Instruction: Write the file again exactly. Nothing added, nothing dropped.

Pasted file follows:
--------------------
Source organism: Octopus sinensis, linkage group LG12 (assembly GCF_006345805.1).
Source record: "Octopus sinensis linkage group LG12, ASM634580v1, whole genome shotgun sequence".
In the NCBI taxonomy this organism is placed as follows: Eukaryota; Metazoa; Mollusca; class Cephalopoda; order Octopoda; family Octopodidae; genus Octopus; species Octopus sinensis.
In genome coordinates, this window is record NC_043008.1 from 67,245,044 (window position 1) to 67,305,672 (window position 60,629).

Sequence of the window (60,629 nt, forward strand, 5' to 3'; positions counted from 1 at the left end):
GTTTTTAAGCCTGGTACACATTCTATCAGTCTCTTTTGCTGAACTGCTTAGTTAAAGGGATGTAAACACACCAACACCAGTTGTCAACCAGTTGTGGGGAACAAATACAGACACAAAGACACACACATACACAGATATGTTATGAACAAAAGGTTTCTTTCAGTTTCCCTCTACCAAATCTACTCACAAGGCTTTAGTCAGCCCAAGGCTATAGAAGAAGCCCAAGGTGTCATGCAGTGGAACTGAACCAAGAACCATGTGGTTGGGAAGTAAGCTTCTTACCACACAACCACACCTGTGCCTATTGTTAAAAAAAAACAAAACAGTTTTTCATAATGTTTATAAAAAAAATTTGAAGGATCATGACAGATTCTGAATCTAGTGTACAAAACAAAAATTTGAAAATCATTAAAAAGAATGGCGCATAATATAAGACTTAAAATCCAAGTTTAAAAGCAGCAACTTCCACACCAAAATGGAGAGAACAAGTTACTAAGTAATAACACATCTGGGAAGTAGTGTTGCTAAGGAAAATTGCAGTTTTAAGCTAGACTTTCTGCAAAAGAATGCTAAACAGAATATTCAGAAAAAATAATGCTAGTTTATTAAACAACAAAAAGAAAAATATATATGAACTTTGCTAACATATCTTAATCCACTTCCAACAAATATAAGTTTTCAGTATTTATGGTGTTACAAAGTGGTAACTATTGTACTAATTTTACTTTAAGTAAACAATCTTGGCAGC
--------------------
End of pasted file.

Source organism: Octopus sinensis, linkage group LG12 (assembly GCF_006345805.1).
Source record: "Octopus sinensis linkage group LG12, ASM634580v1, whole genome shotgun sequence".
In the NCBI taxonomy this organism is placed as follows: Eukaryota; Metazoa; Mollusca; class Cephalopoda; order Octopoda; family Octopodidae; genus Octopus; species Octopus sinensis.
In genome coordinates, this window is record NC_043008.1 from 67,245,044 (window position 1) to 67,305,672 (window position 60,629).

Sequence of the window (60,629 nt, forward strand, 5' to 3'; positions counted from 1 at the left end):
GTTTTTAAGCCTGGTACACATTCTATCAGTCTCTTTTGCTGAACTGCTTAGTTAAAGGGATGTAAACACACCAACACCAGTTGTCAACCAGTTGTGGGGAACAAATACAGACACAAAGACACACACATACACAGATATGTTATGAACAAAAGGTTTCTTTCAGTTTCCCTCTACCAAATCTACTCACAAGGCTTTAGTCAGCCCAAGGCTATAGAAGAAGCCCAAGGTGTCATGCAGTGGAACTGAACCAAGAACCATGTGGTTGGGAAGTAAGCTTCTTACCACACAACCACACCTGTGCCTATTGTTAAAAAAAAACAAAACAGTTTTTCATAATGTTTATAAAAAAAATTTGAAGGATCATGACAGATTCTGAATCTAGTGTACAAAACAAAAATTTGAAAATCATTAAAAAGAATGGCGCATAATATAAGACTTAAAATCCAAGTTTAAAAGCAGCAACTTCCACACCAAAATGGAGAGAACAAGTTACTAAGTAATAACACATCTGGGAAGTAGTGTTGCTAAGGAAAATTGCAGTTTTAAGCTAGACTTTCTGCAAAAGAATGCTAAACAGAATATTCAGAAAAAATAATGCTAGTTTATTAAACAACAAAAAGAAAAATATATATGAACTTTGCTAACATATCTTAATCCACTTCCAACAAATATAAGTTTTCAGTATTTATGGTGTTACAAAGTGGTAACTATTGTACTAATTTTACTTTAAGTAAACAATCTTGGCAGC